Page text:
Henri-Georges Clouzot

October 18, 2011 | By | Add a Comment

Beginning last Thursday, the TIFF Bell Lightbox began their  retrospective on French director Henri-Georges Clouzot, best–known for his classic double-crossing mystery Diabolique (1955) and the men transporting a deadly cargo across terrible terrain in Wages of Fear (1953).

Long regarded as one of France’s master filmmakers, there’s a whole canon of work that’s on DVD, and other titles yet to appear on home video, but even those on DVD and Blu-ray still can’t hold up to the experience of seeing a major work on the big screen.

What people choose to see is sometimes based on personal quirks, and within my own preferences, my taste focused on The Mystery of Picasso (1956). Once unavailable anywhere, it was brought back into distribution during the 1980s, and eventually made its way to Pay TV and home video.

The current DVD release is 11 years old, and it’s a non-anamorphic transfer that can’t quite match up seeing the film in straight 35mm, because there’s that last reel where the ratio pops from standard 1.33:1 to wide CinemaScope 2.35:1. The downside to the current print (which seems to date from ’82 or ’86) is the shrillness that affects Georges Auric’s high brass, but that’s more a case where the film ought to be given a restoration so it’s not only up to par with current cinemas, but ready for a HD transfer for Blu-ray. That, and Auric’s own style which can be sonically aggressive.

The basic concept of Clouzot’s film is simple: capture the artist as he begins a series of sketches and paintings, as though each stroke occurs on a blank film canvas. Using special paper and inks that bleed through to the other side where Claude Renoir’s camera was positioned, Picasso does more than create art. He creates ideas that flow between a mood or story in flux, or as the artist himself tells the director, he wants the audience to see the total story at work.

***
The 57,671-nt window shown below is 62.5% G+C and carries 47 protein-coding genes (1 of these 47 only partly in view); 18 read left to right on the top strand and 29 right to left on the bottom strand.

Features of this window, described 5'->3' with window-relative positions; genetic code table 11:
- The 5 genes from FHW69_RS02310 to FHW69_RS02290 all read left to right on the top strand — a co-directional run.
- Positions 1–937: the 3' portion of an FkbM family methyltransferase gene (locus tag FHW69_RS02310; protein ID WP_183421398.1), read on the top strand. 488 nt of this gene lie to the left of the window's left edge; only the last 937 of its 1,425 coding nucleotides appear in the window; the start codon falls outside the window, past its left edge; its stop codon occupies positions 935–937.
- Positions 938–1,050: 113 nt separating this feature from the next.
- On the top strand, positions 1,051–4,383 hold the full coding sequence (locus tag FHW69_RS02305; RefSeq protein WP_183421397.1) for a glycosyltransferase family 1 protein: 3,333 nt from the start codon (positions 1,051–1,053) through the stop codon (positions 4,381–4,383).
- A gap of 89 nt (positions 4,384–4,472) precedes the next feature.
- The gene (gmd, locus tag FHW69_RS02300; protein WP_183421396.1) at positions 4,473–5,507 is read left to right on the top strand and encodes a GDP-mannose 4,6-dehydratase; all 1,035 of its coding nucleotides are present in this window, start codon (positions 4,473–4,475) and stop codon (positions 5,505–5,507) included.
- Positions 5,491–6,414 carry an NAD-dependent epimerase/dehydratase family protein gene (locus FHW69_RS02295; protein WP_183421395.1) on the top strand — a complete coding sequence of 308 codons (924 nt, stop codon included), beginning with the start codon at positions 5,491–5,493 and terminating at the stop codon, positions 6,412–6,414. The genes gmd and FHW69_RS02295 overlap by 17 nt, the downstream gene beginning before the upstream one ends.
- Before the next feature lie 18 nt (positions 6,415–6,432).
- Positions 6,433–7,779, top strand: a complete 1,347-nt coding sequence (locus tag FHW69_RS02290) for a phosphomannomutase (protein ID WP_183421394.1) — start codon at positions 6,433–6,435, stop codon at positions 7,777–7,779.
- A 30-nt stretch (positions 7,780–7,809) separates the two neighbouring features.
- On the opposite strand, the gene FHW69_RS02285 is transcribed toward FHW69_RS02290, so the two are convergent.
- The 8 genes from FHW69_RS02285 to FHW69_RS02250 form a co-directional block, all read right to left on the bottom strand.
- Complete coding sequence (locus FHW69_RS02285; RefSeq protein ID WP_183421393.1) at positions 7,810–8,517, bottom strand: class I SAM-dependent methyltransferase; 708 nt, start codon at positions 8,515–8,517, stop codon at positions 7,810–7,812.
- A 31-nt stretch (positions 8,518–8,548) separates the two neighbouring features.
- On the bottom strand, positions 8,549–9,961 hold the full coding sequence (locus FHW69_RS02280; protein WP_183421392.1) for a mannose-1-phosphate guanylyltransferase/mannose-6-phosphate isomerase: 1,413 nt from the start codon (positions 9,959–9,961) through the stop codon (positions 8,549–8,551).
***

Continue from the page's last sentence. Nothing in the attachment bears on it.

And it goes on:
Dramatic becomes playful when Picasso sketches what resembles a handful of bugs, which in turn become a rooster, and then expands into a fish with a rooster-like pattern. Picasso keeps challenging audience expectations as he plays with his graphics, and Clouzot similarly uses the camera to hyper-compact the creative process into something cinematically efficient: in one case, what flows in less than a few minutes took 5 hours to paint.

In-camera editing creates fluctuating stages, whereas reverse montages show how pre-laid geometric patterns become a panorama of characters, and revert back to their original, simple geometry – a trick that cleanly demonstrates the complexity of Picasso’s mindset.

The colours in the 35mm print aren’t blazingly vibrant, but the camera and film stock capture the contrasts as Picasso begins to add colour, first as dots, patterns, X’s, and integrate every component into a boudoir, or a matador. Bullfighting is a major component, and the most startling is a matador in mid-toss, sprawled in shock over the bull’s back after being knocked off his feet.

Picasso alternates the shading in a continuous flow, and while it sounds like a trivial detail to describe, onscreen it’s part of a painting’s evolution, and the artist figuring out what he likes, and what doesn’t work.

The film’s finale – in ‘scope – consists of a seaside resort which flows from line drawings to colour painting, then collage, after which Picasso explains ‘it’s not going well,’ and warns the director (and audience) ‘it will get worse.’ Erasing unworkable ideas or wrong turns, he starts again, and reconfigures core elements intp new formations before literally signing off, and walking away from the camera into a grainy blue darkness.

It’s surprising there haven’t been any major imitations of Clouzot’s film, but perhaps it’s due to the film’s tough availability, audience awareness, or interest in such an unusually conceptualized film. Two people walked out during the screening this past Sunday, perhaps because they were wholly unaware of its content and narrative structure.

Mystery of Picasso is straightforward, but its simplicity of presentation – painting on film, so to speak – may feel a bit oppressive for some; or those simply not in the mood to see birthed art underscored with Auric’s music.

The film screens again Tuesday October 25th at 8:45pm, and at 78 mins., it’s a perfect gem. (See sample trailer on YouTube.)

Films in this series not available on home video (in North America) include The Murderer Lives at 21 (1942) +La Terreur de Batignolles (1931), Oct. 27: Manon (1949) [read review at KQEK.com], Nov. 8: Miquette et sa mere (1950), Nov. 10: La Prisonnière (1968), Nov. 15: La Vérité (1960), and Nov. 24: Les Espions (1958).



Mark R. Hasan, Editor
KQEK.com ( Main Site / Mobile Site )

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